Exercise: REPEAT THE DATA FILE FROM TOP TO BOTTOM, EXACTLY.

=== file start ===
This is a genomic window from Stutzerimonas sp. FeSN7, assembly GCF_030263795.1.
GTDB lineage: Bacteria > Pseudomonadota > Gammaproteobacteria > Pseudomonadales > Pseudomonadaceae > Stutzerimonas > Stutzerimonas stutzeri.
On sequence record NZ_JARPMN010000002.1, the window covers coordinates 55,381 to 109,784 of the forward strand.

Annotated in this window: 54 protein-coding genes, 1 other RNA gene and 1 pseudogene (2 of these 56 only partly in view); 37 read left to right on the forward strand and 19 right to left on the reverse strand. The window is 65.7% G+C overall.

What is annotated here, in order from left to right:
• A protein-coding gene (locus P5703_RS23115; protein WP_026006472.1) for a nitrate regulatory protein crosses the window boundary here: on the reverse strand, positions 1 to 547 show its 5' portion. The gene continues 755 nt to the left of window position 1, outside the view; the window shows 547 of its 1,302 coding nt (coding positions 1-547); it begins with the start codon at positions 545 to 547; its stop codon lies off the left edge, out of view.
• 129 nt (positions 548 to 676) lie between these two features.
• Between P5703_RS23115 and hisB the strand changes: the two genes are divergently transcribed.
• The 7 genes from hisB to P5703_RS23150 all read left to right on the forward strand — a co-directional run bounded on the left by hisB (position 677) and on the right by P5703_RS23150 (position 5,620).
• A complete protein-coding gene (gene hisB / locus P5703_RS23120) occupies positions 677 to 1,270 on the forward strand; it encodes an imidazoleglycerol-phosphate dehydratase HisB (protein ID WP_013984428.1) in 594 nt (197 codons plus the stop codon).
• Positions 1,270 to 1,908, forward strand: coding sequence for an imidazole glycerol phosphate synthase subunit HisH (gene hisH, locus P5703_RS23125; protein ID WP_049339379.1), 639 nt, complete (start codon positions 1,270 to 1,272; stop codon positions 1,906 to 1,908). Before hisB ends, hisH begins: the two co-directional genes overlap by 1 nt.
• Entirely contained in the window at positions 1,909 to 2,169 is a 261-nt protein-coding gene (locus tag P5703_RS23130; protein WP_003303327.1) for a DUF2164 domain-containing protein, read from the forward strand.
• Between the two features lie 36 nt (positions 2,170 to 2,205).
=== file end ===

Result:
This is a genomic window from Stutzerimonas sp. FeSN7, assembly GCF_030263795.1.
GTDB lineage: Bacteria > Pseudomonadota > Gammaproteobacteria > Pseudomonadales > Pseudomonadaceae > Stutzerimonas > Stutzerimonas stutzeri.
On sequence record NZ_JARPMN010000002.1, the window covers coordinates 55,381 to 109,784 of the forward strand.

Annotated in this window: 54 protein-coding genes, 1 other RNA gene and 1 pseudogene (2 of these 56 only partly in view); 37 read left to right on the forward strand and 19 right to left on the reverse strand. The window is 65.7% G+C overall.

What is annotated here, in order from left to right:
• A protein-coding gene (locus P5703_RS23115; protein WP_026006472.1) for a nitrate regulatory protein crosses the window boundary here: on the reverse strand, positions 1 to 547 show its 5' portion. The gene continues 755 nt to the left of window position 1, outside the view; the window shows 547 of its 1,302 coding nt (coding positions 1-547); it begins with the start codon at positions 545 to 547; its stop codon lies off the left edge, out of view.
• 129 nt (positions 548 to 676) lie between these two features.
• Between P5703_RS23115 and hisB the strand changes: the two genes are divergently transcribed.
• The 7 genes from hisB to P5703_RS23150 all read left to right on the forward strand — a co-directional run bounded on the left by hisB (position 677) and on the right by P5703_RS23150 (position 5,620).
• A complete protein-coding gene (gene hisB / locus P5703_RS23120) occupies positions 677 to 1,270 on the forward strand; it encodes an imidazoleglycerol-phosphate dehydratase HisB (protein ID WP_013984428.1) in 594 nt (197 codons plus the stop codon).
• Positions 1,270 to 1,908, forward strand: coding sequence for an imidazole glycerol phosphate synthase subunit HisH (gene hisH, locus P5703_RS23125; protein ID WP_049339379.1), 639 nt, complete (start codon positions 1,270 to 1,272; stop codon positions 1,906 to 1,908). Before hisB ends, hisH begins: the two co-directional genes overlap by 1 nt.
• Entirely contained in the window at positions 1,909 to 2,169 is a 261-nt protein-coding gene (locus tag P5703_RS23130; protein WP_003303327.1) for a DUF2164 domain-containing protein, read from the forward strand.
• Between the two features lie 36 nt (positions 2,170 to 2,205).